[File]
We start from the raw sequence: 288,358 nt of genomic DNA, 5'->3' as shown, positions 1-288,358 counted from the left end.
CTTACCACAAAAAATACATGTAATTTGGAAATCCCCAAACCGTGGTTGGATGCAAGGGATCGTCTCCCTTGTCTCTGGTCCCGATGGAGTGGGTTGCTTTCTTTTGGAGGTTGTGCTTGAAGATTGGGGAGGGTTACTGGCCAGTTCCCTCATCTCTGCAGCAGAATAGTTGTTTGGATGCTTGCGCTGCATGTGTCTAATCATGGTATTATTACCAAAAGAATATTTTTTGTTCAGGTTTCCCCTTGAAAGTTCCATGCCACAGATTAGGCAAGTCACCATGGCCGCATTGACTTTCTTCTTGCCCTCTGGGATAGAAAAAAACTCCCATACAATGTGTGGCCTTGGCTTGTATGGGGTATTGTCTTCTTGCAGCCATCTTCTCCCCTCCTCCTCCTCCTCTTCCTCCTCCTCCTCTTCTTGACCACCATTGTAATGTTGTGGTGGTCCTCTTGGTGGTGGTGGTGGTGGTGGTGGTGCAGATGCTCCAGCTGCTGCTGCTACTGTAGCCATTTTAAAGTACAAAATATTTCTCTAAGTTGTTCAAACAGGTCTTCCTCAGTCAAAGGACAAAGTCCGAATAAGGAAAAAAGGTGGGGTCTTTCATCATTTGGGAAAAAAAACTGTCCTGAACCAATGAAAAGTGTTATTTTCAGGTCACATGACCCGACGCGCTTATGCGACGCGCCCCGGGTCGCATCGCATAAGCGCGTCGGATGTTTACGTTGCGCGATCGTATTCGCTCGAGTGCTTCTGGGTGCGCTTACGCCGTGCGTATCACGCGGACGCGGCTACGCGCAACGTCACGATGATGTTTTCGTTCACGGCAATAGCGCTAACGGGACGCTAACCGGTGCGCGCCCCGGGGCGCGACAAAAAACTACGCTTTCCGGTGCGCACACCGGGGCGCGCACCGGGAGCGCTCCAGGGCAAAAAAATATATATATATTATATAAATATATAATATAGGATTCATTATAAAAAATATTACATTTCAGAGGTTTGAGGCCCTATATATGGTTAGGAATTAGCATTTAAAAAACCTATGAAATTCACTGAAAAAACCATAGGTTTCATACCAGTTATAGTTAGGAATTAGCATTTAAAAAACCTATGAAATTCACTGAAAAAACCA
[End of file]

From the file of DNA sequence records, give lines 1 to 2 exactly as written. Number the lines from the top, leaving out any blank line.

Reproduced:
We start from the raw sequence: 288,358 nt of genomic DNA, 5'->3' as shown, positions 1-288,358 counted from the left end.
CTTACCACAAAAAATACATGTAATTTGGAAATCCCCAAACCGTGGTTGGATGCAAGGGATCGTCTCCCTTGTCTCTGGTCCCGATGGAGTGGGTTGCTTTCTTTTGGAGGTTGTGCTTGAAGATTGGGGAGGGTTACTGGCCAGTTCCCTCATCTCTGCAGCAGAATAGTTGTTTGGATGCTTGCGCTGCATGTGTCTAATCATGGTATTATTACCAAAAGAATATTTTTTGTTCAGGTTTCCCCTTGAAAGTTCCATGCCACAGATTAGGCAAGTCACCATGGCCGCATTGACTTTCTTCTTGCCCTCTGGGATAGAAAAAAACTCCCATACAATGTGTGGCCTTGGCTTGTATGGGGTATTGTCTTCTTGCAGCCATCTTCTCCCCTCCTCCTCCTCCTCTTCCTCCTCCTCCTCTTCTTGACCACCATTGTAATGTTGTGGTGGTCCTCTTGGTGGTGGTGGTGGTGGTGGTGGTGCAGATGCTCCAGCTGCTGCTGCTACTGTAGCCATTTTAAAGTACAAAATATTTCTCTAAGTTGTTCAAACAGGTCTTCCTCAGTCAAAGGACAAAGTCCGAATAAGGAAAAAAGGTGGGGTCTTTCATCATTTGGGAAAAAAAACTGTCCTGAACCAATGAAAAGTGTTATTTTCAGGTCACATGACCCGACGCGCTTATGCGACGCGCCCCGGGTCGCATCGCATAAGCGCGTCGGATGTTTACGTTGCGCGATCGTATTCGCTCGAGTGCTTCTGGGTGCGCTTACGCCGTGCGTATCACGCGGACGCGGCTACGCGCAACGTCACGATGATGTTTTCGTTCACGGCAATAGCGCTAACGGGACGCTAACCGGTGCGCGCCCCGGGGCGCGACAAAAAACTACGCTTTCCGGTGCGCACACCGGGGCGCGCACCGGGAGCGCTCCAGGGCAAAAAAATATATATATATTATATAAATATATAATATAGGATTCATTATAAAAAATATTACATTTCAGAGGTTTGAGGCCCTATATATGGTTAGGAATTAGCATTTAAAAAACCTATGAAATTCACTGAAAAAACCATAGGTTTCATACCAGTTATAGTTAGGAATTAGCATTTAAAAAACCTATGAAATTCACTGAAAAAACCA